After discovering that some pancreatic cancer expresses high amounts of intratumoral interferon signaling (IFN), researchers wondered whether they could create a new plan of treatment. According to Medical XPress, researchers from the UCLA Jonsson Comprehensive Cancer Center discovered that high type 1 IFN causes lower NAD and NADH levels. Since NAD and NADH both play a role in cancer proliferation, finding out how to harness IFN could provide benefit to patients. Now, researchers may have found a way to effectively apply combination therapy for more effective pancreatic cancer treatment. Read the full study published in the Proceedings of the National Academy of Sciences.
Normally, both NAD and NADH play a role in metabolic processes. NAD stands for nicotinamide adenine dinucleotide. According to Elysium, NAD is:
required for fundamental biological processes to occur, but the body has a limited supply, as NAD+ levels decline with age. Secondly, NAD+ is a crucial requirement for the function of sirtuins, a group of proteins that are involved in critical cellular processes, including supporting a healthy metabolism and cellular energy production.
Elysium continues by explaining that NAD can be converted to NADH to:
[create] ATP during what’s called cellular respiration.
Researchers began testing how NAD depletion happened. During this, they discovered that cells with high type 1 IFN signaling were sensitive to, and thus more easily treated by, NAMPT inhibitors. They questioned whether using these inhibitors alongside STING agonists could stop the proliferation of pancreatic cancer cells. By using this combination therapy in mice models, researchers prevented pancreatic tumor growth and liver metastases (when the cancer spreads to the liver).
Typically, pancreatic cancer is difficult to treat because it is able to reprogram the metabolic network and harness cellular processes for cancer growth. In many cases, this cancer relies on NAD or NADH to stimulate growth. Now, researchers believe that identifying high IFN tumors, or finding a way to increase type 1 signaling, could be key to better treatment options moving forward.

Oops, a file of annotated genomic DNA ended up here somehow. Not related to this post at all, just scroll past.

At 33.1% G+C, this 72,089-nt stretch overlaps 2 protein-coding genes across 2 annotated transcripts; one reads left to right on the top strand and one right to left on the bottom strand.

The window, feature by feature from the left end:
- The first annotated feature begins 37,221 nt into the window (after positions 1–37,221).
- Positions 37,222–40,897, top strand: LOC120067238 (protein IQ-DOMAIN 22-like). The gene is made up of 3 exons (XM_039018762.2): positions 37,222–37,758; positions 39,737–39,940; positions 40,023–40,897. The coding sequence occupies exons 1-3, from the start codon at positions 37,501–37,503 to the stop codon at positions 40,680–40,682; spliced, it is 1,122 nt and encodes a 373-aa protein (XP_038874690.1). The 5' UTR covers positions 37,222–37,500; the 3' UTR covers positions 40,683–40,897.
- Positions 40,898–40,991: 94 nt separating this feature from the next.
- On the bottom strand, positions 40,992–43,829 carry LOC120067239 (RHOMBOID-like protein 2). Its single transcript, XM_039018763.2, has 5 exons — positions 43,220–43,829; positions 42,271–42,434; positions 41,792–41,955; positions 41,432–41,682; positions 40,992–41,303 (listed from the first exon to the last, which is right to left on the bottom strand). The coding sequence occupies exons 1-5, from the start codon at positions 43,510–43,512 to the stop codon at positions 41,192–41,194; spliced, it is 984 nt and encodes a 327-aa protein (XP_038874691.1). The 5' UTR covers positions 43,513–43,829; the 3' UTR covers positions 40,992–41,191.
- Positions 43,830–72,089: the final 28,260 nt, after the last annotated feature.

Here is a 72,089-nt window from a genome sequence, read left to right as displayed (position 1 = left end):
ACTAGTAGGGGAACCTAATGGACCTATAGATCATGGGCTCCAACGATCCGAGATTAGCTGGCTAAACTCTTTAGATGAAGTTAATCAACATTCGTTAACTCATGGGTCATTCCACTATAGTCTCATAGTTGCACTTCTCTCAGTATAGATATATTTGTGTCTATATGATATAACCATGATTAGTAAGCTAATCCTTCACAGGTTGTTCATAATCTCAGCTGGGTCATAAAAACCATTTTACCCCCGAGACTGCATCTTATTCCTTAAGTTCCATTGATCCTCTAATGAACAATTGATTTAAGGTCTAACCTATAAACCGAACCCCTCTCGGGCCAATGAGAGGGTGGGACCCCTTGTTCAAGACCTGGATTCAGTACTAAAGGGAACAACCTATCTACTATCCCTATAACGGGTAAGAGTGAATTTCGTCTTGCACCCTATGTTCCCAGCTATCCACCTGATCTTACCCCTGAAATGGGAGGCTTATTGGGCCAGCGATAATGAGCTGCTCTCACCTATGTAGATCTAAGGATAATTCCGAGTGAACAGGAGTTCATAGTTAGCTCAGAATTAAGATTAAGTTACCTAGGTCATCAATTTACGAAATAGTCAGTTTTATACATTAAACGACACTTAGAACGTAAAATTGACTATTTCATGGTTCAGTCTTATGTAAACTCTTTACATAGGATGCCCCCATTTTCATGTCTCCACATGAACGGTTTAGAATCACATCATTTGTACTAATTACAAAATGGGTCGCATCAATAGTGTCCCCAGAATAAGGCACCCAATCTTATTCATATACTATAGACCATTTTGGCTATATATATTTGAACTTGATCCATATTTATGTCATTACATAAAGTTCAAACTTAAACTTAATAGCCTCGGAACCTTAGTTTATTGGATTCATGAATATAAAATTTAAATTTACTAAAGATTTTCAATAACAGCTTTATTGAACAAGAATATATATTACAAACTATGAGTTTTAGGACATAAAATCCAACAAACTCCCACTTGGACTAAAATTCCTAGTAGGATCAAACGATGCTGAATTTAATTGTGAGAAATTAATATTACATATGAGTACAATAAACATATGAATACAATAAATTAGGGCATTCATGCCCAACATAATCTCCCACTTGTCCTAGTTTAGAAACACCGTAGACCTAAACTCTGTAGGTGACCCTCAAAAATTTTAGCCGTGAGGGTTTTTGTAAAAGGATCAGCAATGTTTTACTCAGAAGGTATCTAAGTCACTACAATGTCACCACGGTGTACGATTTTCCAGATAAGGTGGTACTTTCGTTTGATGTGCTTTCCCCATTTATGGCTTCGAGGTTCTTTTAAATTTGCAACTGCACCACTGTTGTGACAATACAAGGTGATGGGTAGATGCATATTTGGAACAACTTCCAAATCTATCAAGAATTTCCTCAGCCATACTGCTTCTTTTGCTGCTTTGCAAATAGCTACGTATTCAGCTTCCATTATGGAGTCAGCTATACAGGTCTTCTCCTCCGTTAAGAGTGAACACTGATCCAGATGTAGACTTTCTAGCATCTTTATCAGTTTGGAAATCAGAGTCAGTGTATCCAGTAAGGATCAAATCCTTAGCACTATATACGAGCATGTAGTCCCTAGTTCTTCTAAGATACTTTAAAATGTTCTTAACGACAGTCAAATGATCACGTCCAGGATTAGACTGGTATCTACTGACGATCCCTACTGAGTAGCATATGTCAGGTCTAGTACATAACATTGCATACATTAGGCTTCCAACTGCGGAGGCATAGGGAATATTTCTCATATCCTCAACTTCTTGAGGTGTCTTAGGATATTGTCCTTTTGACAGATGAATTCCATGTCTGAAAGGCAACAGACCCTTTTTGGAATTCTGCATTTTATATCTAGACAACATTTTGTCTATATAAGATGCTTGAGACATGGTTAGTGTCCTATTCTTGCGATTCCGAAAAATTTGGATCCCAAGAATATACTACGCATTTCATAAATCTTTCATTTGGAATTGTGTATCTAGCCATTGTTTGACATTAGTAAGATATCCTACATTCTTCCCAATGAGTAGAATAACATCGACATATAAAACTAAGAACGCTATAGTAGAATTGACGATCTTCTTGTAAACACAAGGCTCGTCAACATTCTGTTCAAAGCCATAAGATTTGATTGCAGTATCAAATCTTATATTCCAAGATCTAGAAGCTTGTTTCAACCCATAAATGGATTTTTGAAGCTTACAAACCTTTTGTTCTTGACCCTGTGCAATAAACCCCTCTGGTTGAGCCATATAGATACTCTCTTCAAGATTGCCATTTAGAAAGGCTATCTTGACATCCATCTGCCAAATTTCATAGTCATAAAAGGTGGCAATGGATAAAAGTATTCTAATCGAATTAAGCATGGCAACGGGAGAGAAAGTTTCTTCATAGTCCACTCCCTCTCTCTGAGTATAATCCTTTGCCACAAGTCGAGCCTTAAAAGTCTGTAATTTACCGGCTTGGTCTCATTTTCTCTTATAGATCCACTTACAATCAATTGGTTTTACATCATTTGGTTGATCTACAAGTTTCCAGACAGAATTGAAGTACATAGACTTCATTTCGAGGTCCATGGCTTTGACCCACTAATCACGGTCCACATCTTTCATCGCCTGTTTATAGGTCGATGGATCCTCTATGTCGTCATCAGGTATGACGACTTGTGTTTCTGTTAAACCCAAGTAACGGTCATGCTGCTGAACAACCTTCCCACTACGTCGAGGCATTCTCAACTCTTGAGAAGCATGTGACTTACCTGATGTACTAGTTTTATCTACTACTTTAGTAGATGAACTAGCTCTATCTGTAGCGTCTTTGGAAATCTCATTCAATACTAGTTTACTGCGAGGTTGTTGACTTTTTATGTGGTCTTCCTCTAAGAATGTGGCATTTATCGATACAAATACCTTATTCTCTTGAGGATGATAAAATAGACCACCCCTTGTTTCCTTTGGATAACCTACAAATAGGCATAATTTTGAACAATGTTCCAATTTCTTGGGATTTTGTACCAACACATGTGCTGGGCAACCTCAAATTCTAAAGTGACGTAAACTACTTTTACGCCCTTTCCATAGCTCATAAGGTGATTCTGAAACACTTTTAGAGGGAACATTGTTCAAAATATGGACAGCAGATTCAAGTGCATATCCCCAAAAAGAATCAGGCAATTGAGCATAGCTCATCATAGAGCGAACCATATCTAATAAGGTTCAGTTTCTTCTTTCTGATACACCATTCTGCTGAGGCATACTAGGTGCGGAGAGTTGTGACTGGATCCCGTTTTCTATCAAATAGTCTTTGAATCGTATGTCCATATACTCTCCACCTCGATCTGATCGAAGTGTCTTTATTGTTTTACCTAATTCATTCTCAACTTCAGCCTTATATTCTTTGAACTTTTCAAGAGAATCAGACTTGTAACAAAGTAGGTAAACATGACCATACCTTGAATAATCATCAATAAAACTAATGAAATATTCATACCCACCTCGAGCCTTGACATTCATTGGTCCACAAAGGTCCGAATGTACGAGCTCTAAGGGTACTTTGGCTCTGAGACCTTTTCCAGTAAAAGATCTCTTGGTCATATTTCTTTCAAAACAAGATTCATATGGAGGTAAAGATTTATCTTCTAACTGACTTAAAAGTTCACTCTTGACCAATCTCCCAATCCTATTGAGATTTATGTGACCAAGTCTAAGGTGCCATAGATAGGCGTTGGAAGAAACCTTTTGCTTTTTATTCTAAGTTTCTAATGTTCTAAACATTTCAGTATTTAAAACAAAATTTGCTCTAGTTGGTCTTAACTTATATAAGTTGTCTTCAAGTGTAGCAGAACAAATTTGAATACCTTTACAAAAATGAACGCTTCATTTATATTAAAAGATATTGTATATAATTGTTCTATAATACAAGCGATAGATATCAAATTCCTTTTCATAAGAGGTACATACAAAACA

The exact cell mutation which causes pancreatic cancer, a cancer which forms in the pancreas, is unknown. However, the cell mutation causes the rapid proliferation of cancerous cells. Normally, your pancreas, which sits behind the lower part of your stomach, plays a role in blood sugar management and digestion through the release of hormones and enzymes. The most common form of pancreatic cancer (exocrine/pancreatic adenocarcinoma) occurs when cancers begin in the pancreatic ducts. Pancreatic neuroendocrine tumors, alternately, are a rarer form of pancreatic cancer which forms in the hormone-producing cells.
In many cases, this cancer is difficult to detect in early stages. In fact, many patients do not even show symptoms until advanced stages. Risk factors include a family history of pancreatic cancer, smoking, obesity, being older than 45 years old, and being male. Symptoms include:
- Unintended weight loss
- Abdominal and back pain
- Jaundice (yellowing of the skin and eyes)
- Dark urine or light stools
- Appetite loss
- Pruritus (intensely itchy skin)
- Diabetes (new diagnosis or worsening of symptoms)
- Blood clots
- Depression and anxiety
- Bowel obstructions
- Pancreatitis (pancreatic inflammation)
Learn more about pancreatic cancer here.